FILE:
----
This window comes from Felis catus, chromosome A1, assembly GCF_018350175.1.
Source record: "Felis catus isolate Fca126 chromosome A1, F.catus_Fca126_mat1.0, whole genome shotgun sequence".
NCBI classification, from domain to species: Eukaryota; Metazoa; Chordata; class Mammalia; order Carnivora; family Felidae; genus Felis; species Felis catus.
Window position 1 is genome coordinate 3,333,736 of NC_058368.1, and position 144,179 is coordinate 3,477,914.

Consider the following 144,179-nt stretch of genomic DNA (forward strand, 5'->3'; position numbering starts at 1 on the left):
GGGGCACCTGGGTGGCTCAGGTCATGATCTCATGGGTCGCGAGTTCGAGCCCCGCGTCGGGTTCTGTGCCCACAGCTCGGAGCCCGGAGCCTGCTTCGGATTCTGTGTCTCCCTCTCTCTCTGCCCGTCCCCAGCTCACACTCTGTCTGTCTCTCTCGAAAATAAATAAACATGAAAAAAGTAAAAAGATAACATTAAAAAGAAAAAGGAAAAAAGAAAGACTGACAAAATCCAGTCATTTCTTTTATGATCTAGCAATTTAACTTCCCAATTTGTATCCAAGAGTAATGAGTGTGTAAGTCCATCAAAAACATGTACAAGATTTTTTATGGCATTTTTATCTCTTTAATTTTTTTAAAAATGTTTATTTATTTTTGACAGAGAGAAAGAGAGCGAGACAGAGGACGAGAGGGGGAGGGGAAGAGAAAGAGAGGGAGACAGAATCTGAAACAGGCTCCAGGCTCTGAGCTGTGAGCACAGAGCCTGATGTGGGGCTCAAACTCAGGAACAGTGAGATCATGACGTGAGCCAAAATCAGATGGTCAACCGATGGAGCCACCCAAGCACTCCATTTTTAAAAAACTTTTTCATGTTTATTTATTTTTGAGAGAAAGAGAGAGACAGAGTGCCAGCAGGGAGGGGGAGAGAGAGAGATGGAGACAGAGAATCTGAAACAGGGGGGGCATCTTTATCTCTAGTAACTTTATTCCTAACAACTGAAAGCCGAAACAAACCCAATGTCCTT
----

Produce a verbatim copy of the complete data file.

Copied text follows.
This window comes from Felis catus, chromosome A1, assembly GCF_018350175.1.
Source record: "Felis catus isolate Fca126 chromosome A1, F.catus_Fca126_mat1.0, whole genome shotgun sequence".
NCBI classification, from domain to species: Eukaryota; Metazoa; Chordata; class Mammalia; order Carnivora; family Felidae; genus Felis; species Felis catus.
Window position 1 is genome coordinate 3,333,736 of NC_058368.1, and position 144,179 is coordinate 3,477,914.

Consider the following 144,179-nt stretch of genomic DNA (forward strand, 5'->3'; position numbering starts at 1 on the left):
GGGGCACCTGGGTGGCTCAGGTCATGATCTCATGGGTCGCGAGTTCGAGCCCCGCGTCGGGTTCTGTGCCCACAGCTCGGAGCCCGGAGCCTGCTTCGGATTCTGTGTCTCCCTCTCTCTCTGCCCGTCCCCAGCTCACACTCTGTCTGTCTCTCTCGAAAATAAATAAACATGAAAAAAGTAAAAAGATAACATTAAAAAGAAAAAGGAAAAAAGAAAGACTGACAAAATCCAGTCATTTCTTTTATGATCTAGCAATTTAACTTCCCAATTTGTATCCAAGAGTAATGAGTGTGTAAGTCCATCAAAAACATGTACAAGATTTTTTATGGCATTTTTATCTCTTTAATTTTTTTAAAAATGTTTATTTATTTTTGACAGAGAGAAAGAGAGCGAGACAGAGGACGAGAGGGGGAGGGGAAGAGAAAGAGAGGGAGACAGAATCTGAAACAGGCTCCAGGCTCTGAGCTGTGAGCACAGAGCCTGATGTGGGGCTCAAACTCAGGAACAGTGAGATCATGACGTGAGCCAAAATCAGATGGTCAACCGATGGAGCCACCCAAGCACTCCATTTTTAAAAAACTTTTTCATGTTTATTTATTTTTGAGAGAAAGAGAGAGACAGAGTGCCAGCAGGGAGGGGGAGAGAGAGAGATGGAGACAGAGAATCTGAAACAGGGGGGGCATCTTTATCTCTAGTAACTTTATTCCTAACAACTGAAAGCCGAAACAAACCCAATGTCCTT